Knighthoods and writing tips

There was breaking news on newstalkzb at about 6.45 this morning. Richie McCaw has…turned down a knighthood. Well of course he has. Can you imagine the talk at the bottom of the ruck? “Will you please remove your knee from there Sir Richie?”

It’s an idea whose time has not yet come. Let him finish playing rugby and become a captain of industry or a world-famous rugby commentator and then remember that he once won us a world cup, he and 14 other people. Apparently the coach, Graham Henry is now a ‘shoo-in’ for a knighthood. Fair enough…by the way, Mr Key, John me old mate, if you’re looking for someone to give Richie’s knighthood to this year, how about Bob Parker, Mayor of Christchurch? I know the council in Christchurch is not everyone’s favourite, but when disaster strikes and people are afraid and grieving, you need a calming voice and a face to follow and no-one has done that better for the people of Christchurch than Bob Parker.

A funny thing happened last night. I opened a spreadsheet on my Dashboard at Smashwords and discovered 529 sales/downloads I knew nothing about, Sony and Barnes & Nobel. Well I never! So the books are selling in the affiliate channels as well.

Today is the last day of school for the year for Lucas. He has been at school for around nine and a half months. If I ask him how it was he’ll say “good.” It reminds me of the child of a friend of mine who started school and on the Monday of her second week she said, in amazement, “you mean I have to go back?” One week down and about 12 years to go. Lucas  likes school, he likes ‘belonging’ and doing interesting things. He’s learned the haka and made a string poi and made Santa puppets and played in the sandpit and learned to read and count and write along the way. Today, as a special treat, we’re going to a Christmas Festival and a pet shop and an ice-cream parlour after school.

Writing tips today come from Hilary Mantel. She won the Man Booker Prize in 2009 for, “Wolf Hall’, her huge book about Thomas Cromwell.

 1. Are you serious about this? Then get an accountant.

2. Read ‘Becoming a Writer’, by Dorothea Brande. Then do what it says, including the tasks you think are impossible. You will particularly hate the advice to write first thing in the morning, but if you can manage it, it might well be the best thing you ever do for yourself. This book is about becoming a writer from the inside out. Many later advice manuals derive from it. You don’t really need any others, though if you want to boost your confidence, “how to” books seldom do any harm. You can kick-start a whole book with some little writing exercise.

3. Write a book you’d like to read. If you wouldn’t read it, why would anybody else? Don’t write for a perceived audience or market. It may well have vanished by the time your book’s ready.

4. If you have a good story idea, don’t assume it must form a prose narrative. It may work better as a play, a screenplay or a poem. Be flexible.

5. Be aware that anything that appears before “Chapter One” may be skipped. Don’t put your vital clue there.

6. First paragraphs can often be struck out. Are you performing a haka, or just shuffling your feet?

7. Concentrate your narrative energy on the point of change. This is especially important for historical fiction. When your character is new to a place, or things alter around them, that’s the point to step back and fill in the details of their world. People don’t notice their everyday surroundings and daily routine, so when writers describe them it can sound as if they’re trying too hard to instruct the reader.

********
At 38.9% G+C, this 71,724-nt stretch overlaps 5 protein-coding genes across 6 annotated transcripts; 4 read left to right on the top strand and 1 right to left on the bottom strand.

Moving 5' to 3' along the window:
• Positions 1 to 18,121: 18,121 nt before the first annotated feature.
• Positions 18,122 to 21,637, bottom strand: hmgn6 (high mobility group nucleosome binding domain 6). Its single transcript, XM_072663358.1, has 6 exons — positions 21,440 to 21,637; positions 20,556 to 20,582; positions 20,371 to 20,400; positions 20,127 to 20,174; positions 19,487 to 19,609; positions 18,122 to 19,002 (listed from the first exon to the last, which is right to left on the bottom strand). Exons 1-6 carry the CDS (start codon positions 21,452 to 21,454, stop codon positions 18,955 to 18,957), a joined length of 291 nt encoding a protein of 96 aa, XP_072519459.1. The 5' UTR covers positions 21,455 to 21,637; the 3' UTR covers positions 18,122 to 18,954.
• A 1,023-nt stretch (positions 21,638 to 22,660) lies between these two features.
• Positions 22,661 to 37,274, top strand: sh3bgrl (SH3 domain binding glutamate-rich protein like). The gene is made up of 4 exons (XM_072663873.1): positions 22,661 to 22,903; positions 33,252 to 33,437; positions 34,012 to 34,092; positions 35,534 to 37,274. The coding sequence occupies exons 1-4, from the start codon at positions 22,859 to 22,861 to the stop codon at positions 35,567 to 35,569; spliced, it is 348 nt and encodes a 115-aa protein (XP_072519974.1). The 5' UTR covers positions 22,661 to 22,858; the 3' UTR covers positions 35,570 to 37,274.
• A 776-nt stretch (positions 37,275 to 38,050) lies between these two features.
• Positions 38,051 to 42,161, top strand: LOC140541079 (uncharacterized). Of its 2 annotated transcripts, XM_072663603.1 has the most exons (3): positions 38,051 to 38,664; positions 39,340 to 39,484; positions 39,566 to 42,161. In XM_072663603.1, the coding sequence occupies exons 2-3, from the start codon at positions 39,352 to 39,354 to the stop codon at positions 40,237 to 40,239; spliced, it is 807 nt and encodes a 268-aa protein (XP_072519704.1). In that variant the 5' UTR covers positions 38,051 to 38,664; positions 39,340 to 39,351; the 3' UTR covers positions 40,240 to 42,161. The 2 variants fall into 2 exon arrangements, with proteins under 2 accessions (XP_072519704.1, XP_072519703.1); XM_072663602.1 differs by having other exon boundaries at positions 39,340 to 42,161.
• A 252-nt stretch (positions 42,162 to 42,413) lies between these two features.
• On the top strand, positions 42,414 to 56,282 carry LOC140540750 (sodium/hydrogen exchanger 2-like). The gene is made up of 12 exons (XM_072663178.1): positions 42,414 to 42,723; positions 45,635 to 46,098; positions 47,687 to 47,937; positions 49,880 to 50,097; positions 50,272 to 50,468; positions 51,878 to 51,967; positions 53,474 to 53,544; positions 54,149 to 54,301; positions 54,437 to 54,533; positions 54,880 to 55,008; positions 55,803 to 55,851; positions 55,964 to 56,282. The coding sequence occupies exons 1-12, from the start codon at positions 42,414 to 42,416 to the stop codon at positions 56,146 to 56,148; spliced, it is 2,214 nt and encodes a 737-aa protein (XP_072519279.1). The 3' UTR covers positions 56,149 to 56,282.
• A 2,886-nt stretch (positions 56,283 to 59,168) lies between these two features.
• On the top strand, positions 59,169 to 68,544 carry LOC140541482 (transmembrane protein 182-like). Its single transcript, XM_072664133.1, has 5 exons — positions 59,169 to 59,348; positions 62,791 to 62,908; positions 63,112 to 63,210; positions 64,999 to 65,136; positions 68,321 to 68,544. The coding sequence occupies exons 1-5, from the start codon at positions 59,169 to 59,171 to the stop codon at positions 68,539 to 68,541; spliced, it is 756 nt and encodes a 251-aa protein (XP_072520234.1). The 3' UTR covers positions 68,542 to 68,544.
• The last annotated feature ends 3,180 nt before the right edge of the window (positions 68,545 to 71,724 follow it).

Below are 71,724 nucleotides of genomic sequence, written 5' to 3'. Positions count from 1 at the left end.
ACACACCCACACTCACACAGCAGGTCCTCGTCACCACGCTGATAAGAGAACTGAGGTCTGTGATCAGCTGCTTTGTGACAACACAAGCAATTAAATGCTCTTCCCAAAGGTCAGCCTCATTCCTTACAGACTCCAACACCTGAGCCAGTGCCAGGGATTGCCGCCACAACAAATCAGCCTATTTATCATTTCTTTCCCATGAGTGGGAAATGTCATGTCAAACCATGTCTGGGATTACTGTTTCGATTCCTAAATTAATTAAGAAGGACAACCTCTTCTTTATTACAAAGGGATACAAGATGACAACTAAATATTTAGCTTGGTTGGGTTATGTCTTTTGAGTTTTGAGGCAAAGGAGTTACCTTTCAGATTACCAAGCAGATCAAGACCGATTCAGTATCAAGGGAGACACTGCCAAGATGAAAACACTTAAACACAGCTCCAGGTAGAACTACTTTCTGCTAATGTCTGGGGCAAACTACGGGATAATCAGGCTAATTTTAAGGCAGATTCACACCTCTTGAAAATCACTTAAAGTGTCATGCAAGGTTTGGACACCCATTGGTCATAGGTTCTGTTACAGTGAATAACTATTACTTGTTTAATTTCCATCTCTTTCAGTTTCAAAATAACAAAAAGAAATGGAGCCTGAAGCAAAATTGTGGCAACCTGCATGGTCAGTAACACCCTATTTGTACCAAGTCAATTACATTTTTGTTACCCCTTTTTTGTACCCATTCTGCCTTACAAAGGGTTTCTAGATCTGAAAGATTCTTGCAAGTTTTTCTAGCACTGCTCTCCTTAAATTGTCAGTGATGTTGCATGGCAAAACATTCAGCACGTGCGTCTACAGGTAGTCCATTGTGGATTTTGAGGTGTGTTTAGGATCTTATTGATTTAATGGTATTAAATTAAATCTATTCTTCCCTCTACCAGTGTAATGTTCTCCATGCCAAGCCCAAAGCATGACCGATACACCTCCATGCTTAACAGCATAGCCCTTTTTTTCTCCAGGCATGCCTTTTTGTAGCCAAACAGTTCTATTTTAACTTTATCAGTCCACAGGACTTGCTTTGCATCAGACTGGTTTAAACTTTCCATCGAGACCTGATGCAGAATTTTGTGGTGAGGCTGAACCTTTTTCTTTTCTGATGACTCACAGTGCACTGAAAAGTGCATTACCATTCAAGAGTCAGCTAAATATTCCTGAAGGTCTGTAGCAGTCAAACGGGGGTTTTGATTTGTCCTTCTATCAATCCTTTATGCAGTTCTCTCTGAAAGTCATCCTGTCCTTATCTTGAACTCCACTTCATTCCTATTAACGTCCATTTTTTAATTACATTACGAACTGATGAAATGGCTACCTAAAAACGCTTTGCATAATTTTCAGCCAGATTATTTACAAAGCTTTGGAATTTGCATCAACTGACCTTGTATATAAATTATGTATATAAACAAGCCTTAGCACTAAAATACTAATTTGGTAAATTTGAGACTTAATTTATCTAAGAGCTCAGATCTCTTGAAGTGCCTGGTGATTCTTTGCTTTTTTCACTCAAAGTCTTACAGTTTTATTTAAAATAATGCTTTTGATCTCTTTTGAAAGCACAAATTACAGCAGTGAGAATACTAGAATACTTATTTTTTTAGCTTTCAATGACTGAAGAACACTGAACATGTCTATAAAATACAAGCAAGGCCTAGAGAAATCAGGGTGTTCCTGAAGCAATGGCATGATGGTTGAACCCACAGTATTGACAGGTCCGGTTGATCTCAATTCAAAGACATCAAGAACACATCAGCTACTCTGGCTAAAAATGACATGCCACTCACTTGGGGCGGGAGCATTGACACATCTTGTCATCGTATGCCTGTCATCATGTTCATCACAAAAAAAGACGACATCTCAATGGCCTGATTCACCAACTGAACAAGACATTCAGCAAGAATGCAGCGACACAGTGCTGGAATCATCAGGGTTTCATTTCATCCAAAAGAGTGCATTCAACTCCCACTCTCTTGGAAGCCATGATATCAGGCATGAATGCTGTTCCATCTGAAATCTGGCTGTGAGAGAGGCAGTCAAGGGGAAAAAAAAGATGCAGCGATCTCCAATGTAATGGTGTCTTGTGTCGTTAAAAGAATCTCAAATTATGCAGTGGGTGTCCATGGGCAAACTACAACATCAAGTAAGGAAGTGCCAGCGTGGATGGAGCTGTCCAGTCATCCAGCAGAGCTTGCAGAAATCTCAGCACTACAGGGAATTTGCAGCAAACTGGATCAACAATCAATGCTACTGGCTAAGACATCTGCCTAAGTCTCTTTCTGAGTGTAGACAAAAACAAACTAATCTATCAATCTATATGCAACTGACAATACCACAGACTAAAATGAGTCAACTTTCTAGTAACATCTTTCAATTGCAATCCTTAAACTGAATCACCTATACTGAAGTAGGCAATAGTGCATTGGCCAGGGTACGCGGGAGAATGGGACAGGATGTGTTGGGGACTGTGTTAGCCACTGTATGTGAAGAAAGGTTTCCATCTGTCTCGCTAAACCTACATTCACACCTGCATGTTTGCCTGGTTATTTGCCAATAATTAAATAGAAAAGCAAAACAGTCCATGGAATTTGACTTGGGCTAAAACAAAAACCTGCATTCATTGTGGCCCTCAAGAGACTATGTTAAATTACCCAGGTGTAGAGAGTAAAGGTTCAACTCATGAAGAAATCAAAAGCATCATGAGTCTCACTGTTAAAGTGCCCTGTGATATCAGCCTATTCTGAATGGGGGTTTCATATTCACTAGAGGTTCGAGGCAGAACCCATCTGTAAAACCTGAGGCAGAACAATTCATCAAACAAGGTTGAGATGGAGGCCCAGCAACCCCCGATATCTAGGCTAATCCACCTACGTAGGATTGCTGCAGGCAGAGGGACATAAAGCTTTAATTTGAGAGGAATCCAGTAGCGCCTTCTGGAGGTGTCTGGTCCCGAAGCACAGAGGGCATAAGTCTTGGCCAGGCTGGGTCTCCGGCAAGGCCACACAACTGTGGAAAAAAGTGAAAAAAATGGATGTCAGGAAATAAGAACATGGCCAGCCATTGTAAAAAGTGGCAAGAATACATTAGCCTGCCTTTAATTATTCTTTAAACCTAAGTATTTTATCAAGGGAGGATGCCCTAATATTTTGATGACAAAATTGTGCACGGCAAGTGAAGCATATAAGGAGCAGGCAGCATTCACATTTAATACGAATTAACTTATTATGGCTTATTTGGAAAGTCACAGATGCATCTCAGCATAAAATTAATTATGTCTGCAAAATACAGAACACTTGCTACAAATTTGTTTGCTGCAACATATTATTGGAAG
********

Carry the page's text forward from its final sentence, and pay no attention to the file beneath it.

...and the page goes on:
8. Description must work for its place. It can’t be simply ornamental. It usually works best if it has a human element; it is more effective if it comes from an implied viewpoint, rather than from the eye of God. If description is coloured by the viewpoint of the character who is doing the noticing, it becomes, in effect, part of character definition and part of the action.

9. If you get stuck, get away from your desk. Take a walk, take a bath, go to sleep, make a pie, draw, listen to music, meditate, exercise; whatever you do, don’t just stick there scowling at the problem. But don’t make telephone calls or go to a party; if you do, other people’s words will pour in where your lost words should be. Open a gap for them, create a space. Be patient.

10. Be ready for anything. Each new story has different demands and may throw up reasons to break these and all other rules. Except number one: you can’t give your soul to literature if you’re thinking about income tax.

P.S. rules #7 and #8 are excellent advice and can lead to great writing. That’s me, not her, saying that. 😉



1 Comment (+add yours?)

  1. Ruth Burns Warrens
    Dec 16, 2011 @ 09:56:18

    My two went on from ‘Nursery’ (kindergarten) to ‘Reception’ (our old Primer 1 &2) at the same school – the change being going from mufti into uniform, and at break times form the separate Nursery playground into the big main playground. Richard was apprehensive about the move up – we told him all summer about the fun new things he was going to do/learn, esp. learning to read. reception Day 1 I collected them and in the car on the way home I asked what they’d enjoyed about their 1st day back st school. Hilary was full of this and that, Richard very quiet. After a long pause a resentful, accusing little voice came from the back of the car – ‘They didn’t teach me to read!’


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